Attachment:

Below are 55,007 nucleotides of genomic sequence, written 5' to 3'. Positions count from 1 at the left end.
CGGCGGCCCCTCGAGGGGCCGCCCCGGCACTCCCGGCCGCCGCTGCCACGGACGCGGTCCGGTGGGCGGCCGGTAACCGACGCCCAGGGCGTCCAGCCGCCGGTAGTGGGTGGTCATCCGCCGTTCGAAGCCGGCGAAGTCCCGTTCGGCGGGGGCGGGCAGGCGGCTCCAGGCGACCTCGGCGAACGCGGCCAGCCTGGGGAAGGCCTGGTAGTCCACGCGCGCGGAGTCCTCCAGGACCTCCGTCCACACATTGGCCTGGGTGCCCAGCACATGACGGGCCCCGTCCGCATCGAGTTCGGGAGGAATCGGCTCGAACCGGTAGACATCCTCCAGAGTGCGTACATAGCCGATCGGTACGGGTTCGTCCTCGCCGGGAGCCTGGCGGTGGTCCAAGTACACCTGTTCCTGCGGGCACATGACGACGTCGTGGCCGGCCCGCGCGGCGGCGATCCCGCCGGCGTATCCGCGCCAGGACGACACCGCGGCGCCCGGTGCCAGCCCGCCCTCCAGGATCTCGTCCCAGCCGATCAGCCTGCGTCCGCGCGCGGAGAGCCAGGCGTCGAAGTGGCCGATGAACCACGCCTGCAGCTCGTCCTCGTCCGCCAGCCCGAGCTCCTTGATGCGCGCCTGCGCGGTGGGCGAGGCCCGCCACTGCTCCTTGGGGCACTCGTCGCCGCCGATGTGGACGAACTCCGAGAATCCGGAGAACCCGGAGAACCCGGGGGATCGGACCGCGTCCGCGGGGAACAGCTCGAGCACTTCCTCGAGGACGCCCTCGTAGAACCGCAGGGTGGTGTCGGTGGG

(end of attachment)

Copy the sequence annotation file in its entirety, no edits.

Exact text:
Below are 55,007 nucleotides of genomic sequence, written 5' to 3'. Positions count from 1 at the left end.
CGGCGGCCCCTCGAGGGGCCGCCCCGGCACTCCCGGCCGCCGCTGCCACGGACGCGGTCCGGTGGGCGGCCGGTAACCGACGCCCAGGGCGTCCAGCCGCCGGTAGTGGGTGGTCATCCGCCGTTCGAAGCCGGCGAAGTCCCGTTCGGCGGGGGCGGGCAGGCGGCTCCAGGCGACCTCGGCGAACGCGGCCAGCCTGGGGAAGGCCTGGTAGTCCACGCGCGCGGAGTCCTCCAGGACCTCCGTCCACACATTGGCCTGGGTGCCCAGCACATGACGGGCCCCGTCCGCATCGAGTTCGGGAGGAATCGGCTCGAACCGGTAGACATCCTCCAGAGTGCGTACATAGCCGATCGGTACGGGTTCGTCCTCGCCGGGAGCCTGGCGGTGGTCCAAGTACACCTGTTCCTGCGGGCACATGACGACGTCGTGGCCGGCCCGCGCGGCGGCGATCCCGCCGGCGTATCCGCGCCAGGACGACACCGCGGCGCCCGGTGCCAGCCCGCCCTCCAGGATCTCGTCCCAGCCGATCAGCCTGCGTCCGCGCGCGGAGAGCCAGGCGTCGAAGTGGCCGATGAACCACGCCTGCAGCTCGTCCTCGTCCGCCAGCCCGAGCTCCTTGATGCGCGCCTGCGCGGTGGGCGAGGCCCGCCACTGCTCCTTGGGGCACTCGTCGCCGCCGATGTGGACGAACTCCGAGAATCCGGAGAACCCGGAGAACCCGGGGGATCGGACCGCGTCCGCGGGGAACAGCTCGAGCACTTCCTCGAGGACGCCCTCGTAGAACCGCAGGGTGGTGTCGGTGGG